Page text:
Tool: Take Out the Trash
Wednesday, June 15, 2016
"Take out the trash. The trash is anything that's keeping you from the only thing that matters, this moment. Here. Now. And when you truly are in the here and now, you'll be amazed at what you can do, and how well you can do it." - Socrates, in the movie Peaceful Warrior
How do you take out the trash? This post is all about some ideas.
Set a watch, timer, or phone alarm to go off every hour. There are even apps for this - setting reminders throughout the day. Every hour, check in on your state of mind, and see what your emotions are like. Look at where they came from. Decide if you need to keep them, or if it is okay to leave at least one of them behind somewhere.
Being angry or happy or sad is part of our humanity - for a few minutes or hours or days. Yet we get to decide if we want to keep the emotions around for any length of time, or if it is okay to let them go. Checking on your state of mind every hour is a good way to be conscious of these things, and to be more active in the decisions about your consciousness; your state of mind.
Tolerate your own mistakes.
Figure out what you are afraid of. Later you can figure out what to do with this, but figuring it out is half the battle… asking the question, and allowing yourself to answer. Listen to it. Take the time for this. It may take a few moments - or it may take months.
Cry sometimes. Or a lot. Create the space for that, too, and notice where it is coming from… or where it might be. Forgive yourself.
This quote is from the movie Peaceful Warrior, just before an Olympic gymnastic trial...
“It's not magic, Tommy. Just getting rid of all that bullshit you have up in your head that tells you you might not be enough. So when you get up there, you make every move about the move. All right? Not about the gold. Not about what your dad thinks about you. Not about anything but that one moment in time.” - Dan Millman, Peaceful Warrior
See a friend. Hire a coach. Go to a counselor. Talk. Think about leaving mental "trash" there with the counselor - like in a staging area - and picking it up later if you need to. It’s in a safe space, but you can walk away from it. Or, walk away from it on a walk somewhere. You can find it again if you need to.
You probably won’t need to.
You can alway have a good yell at whatever you need to yell at, from inside the peace and quiet of your vehicle. Alone! The idea here is not to pass around stress! Yelling in the quiet of your vehicle (or with the stereo cranked) doesn’t reverberate a whole lot, and no one can really hear you. As an aside, this is also a super useful tool for commuting (yelling inside your vehicle), and for following slow-movers in a parking lot or garage. Contained yelling is a good stress reliever either way.
Another idea: consider having a funeral for your day (credit for this idea goes to Steve Maraboli). You could apply the same idea elswehere, and have a funeral for an event, or a milestone, or for any tough and challenging time. Let go of the mistakes and trials every day; recognize them and leave them in their place. A funeral is a celebration, an honoring, a peace-making, a letting-go. Start anew tomorrow.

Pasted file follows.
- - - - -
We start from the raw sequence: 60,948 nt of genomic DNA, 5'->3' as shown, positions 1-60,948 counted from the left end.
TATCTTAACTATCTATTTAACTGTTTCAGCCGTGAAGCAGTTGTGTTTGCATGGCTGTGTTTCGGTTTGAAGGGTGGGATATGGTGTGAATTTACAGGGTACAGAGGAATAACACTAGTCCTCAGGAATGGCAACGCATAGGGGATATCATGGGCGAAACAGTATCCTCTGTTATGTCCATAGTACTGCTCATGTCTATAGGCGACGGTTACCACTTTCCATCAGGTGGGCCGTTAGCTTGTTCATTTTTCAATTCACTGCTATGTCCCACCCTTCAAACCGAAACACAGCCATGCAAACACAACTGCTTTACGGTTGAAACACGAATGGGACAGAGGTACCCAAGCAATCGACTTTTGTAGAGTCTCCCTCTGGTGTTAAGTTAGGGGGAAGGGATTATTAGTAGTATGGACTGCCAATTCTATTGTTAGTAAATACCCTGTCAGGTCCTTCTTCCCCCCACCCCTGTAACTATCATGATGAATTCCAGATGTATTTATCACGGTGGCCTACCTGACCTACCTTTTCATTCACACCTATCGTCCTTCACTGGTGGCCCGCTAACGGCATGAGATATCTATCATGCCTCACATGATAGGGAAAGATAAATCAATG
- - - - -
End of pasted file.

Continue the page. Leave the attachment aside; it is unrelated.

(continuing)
"Taking out the trash" may involve having a conversation that you’ve been avoiding. Maybe for half a lifetime. Ask a coach or a counselor or someone else to help you figure out how you might try to have these conversations. The conversations don’t need to happen all at once. You may decide that they don’t need to happen at all, but first decide to consider it. Sometimes the need has passed, and you didn’t even realize it. If that’s the case, then you one less thing to carry around. Mission accomplished.
Eckhart Tolle has good writing and video about not carrying stuff around. The idea is that if you can live in the present moment, you’re not carrying stuff with you. Because you’re in the present. The movie quoted above, Peaceful Warrior, is a beautiful story showing how it can be done… living in the present.
The trick to "taking out the trash” is to recognize you are carrying something, figure out what it is, and then deciding whether or not you still need (or want) to carry it.
Turns out that you don’t always need to process stuff again that you are still upset or mad or sad about. Sometimes you just need to notice that you are holding on to it - and stop. It doesn’t change it. It just changes your relationship to it, and your investment in it. It’s kind of surprising, really.
Just because you let some stuff go doesn’t mean more won’t show up later… or under or behind other stuff. But the load is sure lighter.
One thing at a time.
“Finish each day and be done with it. You have done what you could. Some blunders and absurdities have crept in; forget them as soon as you can. Tomorrow is a new day. You shall begin it serenely and with too high a spirit to be encumbered with your old nonsense.” - Emerson
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